Nothing is more exciting than a day at the races spent wagering on the prowess of horses and jockeys alike. There are a lot of people who work behind the scenes of this sport, including horse trainers. They work for horse owners and train the animals and the athletes alike in the hopes of winning a big race. But what is a horse trainer's salary? Learn about the average horse trainer's salary and how other factors, such as cost of living, years of experience and past success in the field, impact income.
Thoroughbred Horse Trainer Education and Training
Working as a thoroughbred horse trainer is a potentially exciting and rewarding career, especially if you love these powerful animals. Experience and connections are both critical. Try to ingratiate yourself into professional horse racing as young as possible. Become an expert rider or jockey in your youth and familiarize yourself with thoroughbreds.
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Some horse trainers earn a bachelor's degree in a related field, such as agriculture, zoology, or even something related to sports management. These skills can be a significant advantage over someone with only a high school diploma. Not only might you have an easier time getting a job with a top trainer but the knowledge you gain will help you along your career path.
As does luck, raw talent plays a huge role in who becomes successful in horse racing. You'll need to guide the horses in your care through many victories before you race at the top venues or even reach the top 75th percentile of horse trainers.
Horse Trainer Job Description
What does a full-time horse trainer do? Trainers understand the dynamics of horse racing and design workouts for both the jockey and the horse to help them succeed in this highly competitive and unpredictable world. They often also provide other services, such as farrier services, cleaning stalls or feeding.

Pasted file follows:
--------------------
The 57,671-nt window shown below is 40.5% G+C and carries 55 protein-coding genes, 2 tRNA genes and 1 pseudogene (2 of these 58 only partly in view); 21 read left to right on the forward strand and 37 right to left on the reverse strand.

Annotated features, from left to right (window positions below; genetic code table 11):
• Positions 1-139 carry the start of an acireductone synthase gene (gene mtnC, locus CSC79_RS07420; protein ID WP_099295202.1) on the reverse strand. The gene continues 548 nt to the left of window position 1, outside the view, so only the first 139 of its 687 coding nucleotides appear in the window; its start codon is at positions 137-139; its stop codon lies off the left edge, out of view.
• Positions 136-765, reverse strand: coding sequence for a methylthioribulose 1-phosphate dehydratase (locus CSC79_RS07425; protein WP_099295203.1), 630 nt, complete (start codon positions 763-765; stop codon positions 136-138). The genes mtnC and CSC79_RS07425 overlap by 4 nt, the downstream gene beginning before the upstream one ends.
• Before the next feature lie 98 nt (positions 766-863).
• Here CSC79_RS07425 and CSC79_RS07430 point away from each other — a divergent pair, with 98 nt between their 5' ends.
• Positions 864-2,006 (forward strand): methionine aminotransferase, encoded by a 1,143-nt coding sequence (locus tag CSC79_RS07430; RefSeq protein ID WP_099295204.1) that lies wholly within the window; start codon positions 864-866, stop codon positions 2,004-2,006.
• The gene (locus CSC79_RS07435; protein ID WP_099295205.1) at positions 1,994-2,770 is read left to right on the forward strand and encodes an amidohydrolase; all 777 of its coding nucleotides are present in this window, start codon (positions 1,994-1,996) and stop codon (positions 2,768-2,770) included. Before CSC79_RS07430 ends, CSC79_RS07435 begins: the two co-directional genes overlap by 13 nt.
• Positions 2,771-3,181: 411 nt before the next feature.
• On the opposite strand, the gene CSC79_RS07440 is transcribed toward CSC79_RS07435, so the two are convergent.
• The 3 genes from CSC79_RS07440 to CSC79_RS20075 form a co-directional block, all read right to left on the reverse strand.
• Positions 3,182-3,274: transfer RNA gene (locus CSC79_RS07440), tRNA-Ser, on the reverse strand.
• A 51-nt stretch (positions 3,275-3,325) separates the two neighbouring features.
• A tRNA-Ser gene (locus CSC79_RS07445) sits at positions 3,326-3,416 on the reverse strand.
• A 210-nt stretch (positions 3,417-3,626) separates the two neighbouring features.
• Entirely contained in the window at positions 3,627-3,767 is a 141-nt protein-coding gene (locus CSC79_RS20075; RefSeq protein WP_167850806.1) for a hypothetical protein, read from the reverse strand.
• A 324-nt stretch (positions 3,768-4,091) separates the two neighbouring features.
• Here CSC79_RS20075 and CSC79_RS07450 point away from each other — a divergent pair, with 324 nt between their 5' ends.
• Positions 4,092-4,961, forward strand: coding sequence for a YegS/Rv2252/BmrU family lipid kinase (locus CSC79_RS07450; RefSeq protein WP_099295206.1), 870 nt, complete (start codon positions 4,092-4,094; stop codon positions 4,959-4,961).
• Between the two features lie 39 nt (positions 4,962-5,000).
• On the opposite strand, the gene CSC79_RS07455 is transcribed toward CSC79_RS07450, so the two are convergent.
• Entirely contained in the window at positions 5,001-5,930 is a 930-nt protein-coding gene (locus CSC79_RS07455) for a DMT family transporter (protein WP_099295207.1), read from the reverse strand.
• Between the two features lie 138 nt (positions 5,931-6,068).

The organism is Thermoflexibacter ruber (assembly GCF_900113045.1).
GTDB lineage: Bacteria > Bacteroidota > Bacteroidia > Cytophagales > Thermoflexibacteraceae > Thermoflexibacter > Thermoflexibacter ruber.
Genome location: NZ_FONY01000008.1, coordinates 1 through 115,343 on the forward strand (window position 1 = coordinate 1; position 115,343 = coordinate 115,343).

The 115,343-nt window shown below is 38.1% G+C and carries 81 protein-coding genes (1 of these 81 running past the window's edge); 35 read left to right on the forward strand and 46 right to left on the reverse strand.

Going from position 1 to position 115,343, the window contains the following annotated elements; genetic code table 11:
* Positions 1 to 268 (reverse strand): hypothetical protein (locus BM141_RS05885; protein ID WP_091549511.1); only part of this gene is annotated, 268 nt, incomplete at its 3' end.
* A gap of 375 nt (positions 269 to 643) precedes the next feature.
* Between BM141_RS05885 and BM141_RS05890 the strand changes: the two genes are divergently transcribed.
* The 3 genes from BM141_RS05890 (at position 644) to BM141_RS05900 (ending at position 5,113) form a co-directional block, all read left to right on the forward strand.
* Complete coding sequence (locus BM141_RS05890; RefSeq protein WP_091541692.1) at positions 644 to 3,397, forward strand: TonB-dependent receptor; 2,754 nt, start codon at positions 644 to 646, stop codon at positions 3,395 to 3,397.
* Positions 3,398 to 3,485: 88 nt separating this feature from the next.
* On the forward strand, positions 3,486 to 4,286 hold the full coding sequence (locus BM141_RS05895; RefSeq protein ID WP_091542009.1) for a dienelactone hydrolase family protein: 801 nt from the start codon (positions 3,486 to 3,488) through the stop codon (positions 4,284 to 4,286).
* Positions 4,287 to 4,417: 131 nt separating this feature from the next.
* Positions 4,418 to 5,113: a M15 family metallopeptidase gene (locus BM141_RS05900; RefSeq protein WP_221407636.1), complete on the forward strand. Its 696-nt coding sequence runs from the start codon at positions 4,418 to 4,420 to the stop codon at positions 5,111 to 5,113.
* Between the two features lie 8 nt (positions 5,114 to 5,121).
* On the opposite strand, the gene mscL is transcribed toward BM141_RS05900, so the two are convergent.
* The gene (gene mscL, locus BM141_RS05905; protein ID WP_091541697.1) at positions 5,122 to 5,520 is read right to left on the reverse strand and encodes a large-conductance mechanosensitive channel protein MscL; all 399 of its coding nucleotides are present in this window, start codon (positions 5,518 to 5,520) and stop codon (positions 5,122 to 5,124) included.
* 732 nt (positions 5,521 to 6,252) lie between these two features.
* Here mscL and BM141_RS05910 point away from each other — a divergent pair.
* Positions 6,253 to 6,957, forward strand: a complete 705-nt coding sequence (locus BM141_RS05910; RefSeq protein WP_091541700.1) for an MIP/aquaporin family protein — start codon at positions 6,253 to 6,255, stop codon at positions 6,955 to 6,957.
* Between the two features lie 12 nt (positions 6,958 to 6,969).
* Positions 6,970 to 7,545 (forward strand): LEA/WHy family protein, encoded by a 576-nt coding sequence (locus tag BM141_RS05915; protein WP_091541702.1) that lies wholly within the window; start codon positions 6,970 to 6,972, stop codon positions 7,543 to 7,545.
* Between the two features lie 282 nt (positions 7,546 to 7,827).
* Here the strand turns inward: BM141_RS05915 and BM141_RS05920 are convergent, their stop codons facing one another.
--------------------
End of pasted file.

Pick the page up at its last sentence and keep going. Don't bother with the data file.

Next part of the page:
It is chiefly the trainer's job to look out for the health and well-being of the horse. They spend the most time with them and are expected to keep careful records and closely watch their overall health. Your thoroughbred horse can cost hundreds of thousands of dollars, making them a significant investment. Therefore, being a horse trainer comes with a great deal of responsibility.
Annual Salary of a Horse Trainer
In truth, it's difficult to say exactly what a horse trainer makes since it can vary so broadly. The national average is not quite known per data from the U.S. Bureau of Labor Statistics. The Bureau of Labor Statistics compiles data on income for various job titles, but it doesn't differentiate between horse and animal trainers. The salary range for animal trainers is from $23,160 (the bottom 10 percent) to over $58,790 (the top 90th percentile), with $31,280 as the median. Note that other sources, like Comparably, state that the average is $74,333.
That being said, the average horse trainer salary may be higher. This is because at least at the elite level, the people who train horses that win races are rewarded handsomely. High-stakes races in places like New York and San Mateo can carry purses of $500,000 or more for the winner. Naturally, the highest-winning racehorse trainers will earn more throughout their career path and will be in high demand by horse owners willing to pay.
In 2022, Todd Pletcher was one of the top horse trainers in the world. His horses earned more than $61 million. His net worth was estimated to be $12 million. The Todd Pletchers of the world are few and far between. While big names like Todd manage teams of trainers working with dozens of thoroughbreds, most trainers earn an hourly wage doing several tasks.